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Archive for July, 2011

Goodbye Borders

Wednesday, July 20th, 2011

So Borders is done. The nation’s second largest book retailer begins going out of business on July 22. It’s a sad time. And then again, it isn’t, particularly.

My sadness and regret are reserved for Borders’ 11,000 employees. In an economy like ours, losing your job is hardly a small matter. I wish each of them well and am sorry they were undone by management that, in the words of one newspaper, “lost a battle with competitors, with technology and with itself.” As for the demise of Borders, however, I shed no tears nor do I bemoan what this means for the state of literacy, publishing or reading in our nation.

Borders was, at least in its last decade, a bookstore chain that dumbed itself down. Its cavernous display spaces were increasingly given over to books of the least import, to calendars, to gifts, to toys, to a handful of bestsellers. Its stock — once a literate browser’s delight — became smaller and vapid. When e-books came along, Borders was among the last and least to get involved. And throughout it all, too many of the company stores maintained a management attitude compounded of ignorance, arrogance and ineptitude. Borders is now disappearing? That’s neither a surprise or a disappointment to me. Last one out be sure to turn off the lights.

Where there are losers, there will be winners. And this just may be a wonderful opportunity for those gutty independent bookstores that have held on over the last 20 years in the face of the big-box stores like Borders and Barnes and Noble with all the economic advantages publishers lavished on them. Maybe those same publishers will reawaken to the independents; if so, some of those good Borders employees may be able to find some worthy new jobs. I know from personal experience that a few publishers desperately urged the Center for the Book to use Borders for our book sales at author events, at the expense of independents  — even though Borders repeatedly proved either disinterested or unwilling to cooperate with us. That’s ok, too; we like independents.

So, if you’ve got one of those Borders gift cards, here’s some advice: better use it fast. The stores could be closed in less than two months. And while you’re in Borders, say something nice to those employees; they didn’t deserve this. And then go buy a book somewhere. And think of what could have been.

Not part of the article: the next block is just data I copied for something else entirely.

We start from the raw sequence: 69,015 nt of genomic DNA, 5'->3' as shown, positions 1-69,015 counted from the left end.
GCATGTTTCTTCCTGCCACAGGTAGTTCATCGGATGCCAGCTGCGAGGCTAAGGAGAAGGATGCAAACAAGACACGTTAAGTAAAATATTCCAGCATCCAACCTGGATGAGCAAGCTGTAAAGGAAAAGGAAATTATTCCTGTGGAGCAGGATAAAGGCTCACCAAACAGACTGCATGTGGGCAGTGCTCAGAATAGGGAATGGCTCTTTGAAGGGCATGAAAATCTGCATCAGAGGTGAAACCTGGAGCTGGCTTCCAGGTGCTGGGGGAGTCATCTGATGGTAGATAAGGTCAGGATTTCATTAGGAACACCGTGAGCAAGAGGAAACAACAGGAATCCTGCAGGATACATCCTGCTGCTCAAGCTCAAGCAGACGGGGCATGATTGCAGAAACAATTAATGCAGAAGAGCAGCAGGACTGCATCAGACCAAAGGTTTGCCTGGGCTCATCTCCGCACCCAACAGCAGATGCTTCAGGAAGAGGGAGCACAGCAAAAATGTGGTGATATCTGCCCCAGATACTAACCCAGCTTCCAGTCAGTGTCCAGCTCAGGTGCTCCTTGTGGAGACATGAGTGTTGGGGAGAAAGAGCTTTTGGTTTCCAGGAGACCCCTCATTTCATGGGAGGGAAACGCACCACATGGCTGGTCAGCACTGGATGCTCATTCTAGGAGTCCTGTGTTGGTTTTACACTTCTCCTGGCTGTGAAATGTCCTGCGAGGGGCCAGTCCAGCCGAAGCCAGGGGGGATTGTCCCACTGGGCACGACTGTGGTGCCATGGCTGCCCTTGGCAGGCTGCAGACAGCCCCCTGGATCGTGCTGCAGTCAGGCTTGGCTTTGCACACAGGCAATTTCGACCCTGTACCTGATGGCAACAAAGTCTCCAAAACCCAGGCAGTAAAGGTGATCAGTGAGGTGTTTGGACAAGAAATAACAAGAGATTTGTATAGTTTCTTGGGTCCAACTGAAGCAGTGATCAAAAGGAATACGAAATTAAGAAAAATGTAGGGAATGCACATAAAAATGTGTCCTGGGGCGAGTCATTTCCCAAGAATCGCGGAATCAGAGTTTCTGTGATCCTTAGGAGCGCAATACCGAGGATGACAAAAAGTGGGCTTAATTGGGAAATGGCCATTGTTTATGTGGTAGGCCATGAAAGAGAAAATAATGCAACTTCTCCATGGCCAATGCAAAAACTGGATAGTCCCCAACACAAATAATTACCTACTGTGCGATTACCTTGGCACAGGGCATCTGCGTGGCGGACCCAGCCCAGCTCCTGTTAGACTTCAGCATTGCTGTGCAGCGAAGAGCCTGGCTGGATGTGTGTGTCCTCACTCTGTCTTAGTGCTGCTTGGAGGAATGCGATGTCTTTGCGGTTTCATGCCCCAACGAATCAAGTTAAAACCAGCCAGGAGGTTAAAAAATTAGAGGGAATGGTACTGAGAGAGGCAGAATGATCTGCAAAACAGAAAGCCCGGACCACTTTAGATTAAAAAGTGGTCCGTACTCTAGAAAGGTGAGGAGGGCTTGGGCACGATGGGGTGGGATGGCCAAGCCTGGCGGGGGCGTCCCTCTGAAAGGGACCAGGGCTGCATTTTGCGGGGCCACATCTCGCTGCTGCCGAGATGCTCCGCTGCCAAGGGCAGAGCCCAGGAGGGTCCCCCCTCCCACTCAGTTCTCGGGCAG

Your thoughts?

The Little Woman Who Made the Great War

Sunday, July 10th, 2011

We’ve been observing the 75th anniversary of the publication of Margaret Mitchell’s Pulitzer Prize-winning novel “Gone With the Wind” recently. There’s been a lot of hoopla, and a lot of things about the author and her novel have popped up for discussion. But one of the areas that hasn’t been talked about much figures into a fascinating new book that deserves some attention: “Mightier Than the Sword: Uncle Tom’s Cabin and the Battle for America” by the distinguished American cultural historian David S. Reynolds.

We know that Margaret Mitchell had a story she wanted to put down in print, and that she produced a page-turner that became a huge best-seller. But nearly a century before, another female author, Harriet Beecher Stowe, produced a novel that created a national furor even more so, and a book that Mitchell wrote largely in reply to Stowe, according to Dr. Reynolds. At one point, Mitchell wrote to one of her fans, “I am happy to learn that Gone With the Wind is helping to dispel the myth of the South that Uncle Tom’s Cabin created.”

“Uncle Tom’s Cabin,” in fact, remains arguably the most iconic novel ever produced by an American writer. Its influence in the days leading up to the Civil War — the novel was published n 1852 after being serialized the year before — can hardly be overstated (President Lincoln is said to have commented when he met Stowe in 1862, “Is this the little woman who made this great war?”). Her novel nourished the anti-slavery movement in the North and added a powerful morality to the arsenal of belief there as it engaged and enraged slaveholders below the Mason-Dixon line. Two other notable books were published at the same time as Stowe’s — Melville’s “Moby Dick” and Hawthorne’s “The Scarlet Letter” — were neither had anything like the the success or impact of “Uncle Tom’s Cabin,” then or since, Reynolds writes.

Reynolds examines the sources of Stowe’s book; she said she used slave narratives and other materials. But Reynolds says she could not disclose the truth: that she knew and took stories from men who aided runaway slaves, and whose actions defied the existing laws, men who if publicly identified could be subject to arrest or worse. Her fictional portraits had a basis in real life; and though it infuriated most southerners in the 1850s, she gave two of her southern characters in the novel anti-slavery feelings, openly expressed. She was writing, argues Reynolds, that it was the system of slavery that was evil, not those who were involved in it.

Reynolds traces thoroughly and with some curious sidelights the impact of “Uncle Tom’s Cabin” in the century and a half since its publication, beginning with the “Tom” plays that were produced all over the country in the post-Civil War years, moving to Thomas Dixon’s virulently anti-Negro novels (“The Leopard’s Spot,” “The Clansman”) that were the inspiration for D.W. Griffith’s cinematically important but grossly distorted 1915 film “The Birth of a Nation” and even to the cartoons of Tex Avery and Mickey and Minnie Mouse. It is fascinating and revealing, and it will likely come as a revelation for many readers.

Reynolds’ book has just been published by W.W. Norton. You can find it in your library or bookstore. It is a powerful, well-researched narrative that in some ways offers readers another way of interpreting “Gone With the Wind” within a broader historical context. I recommend it strongly.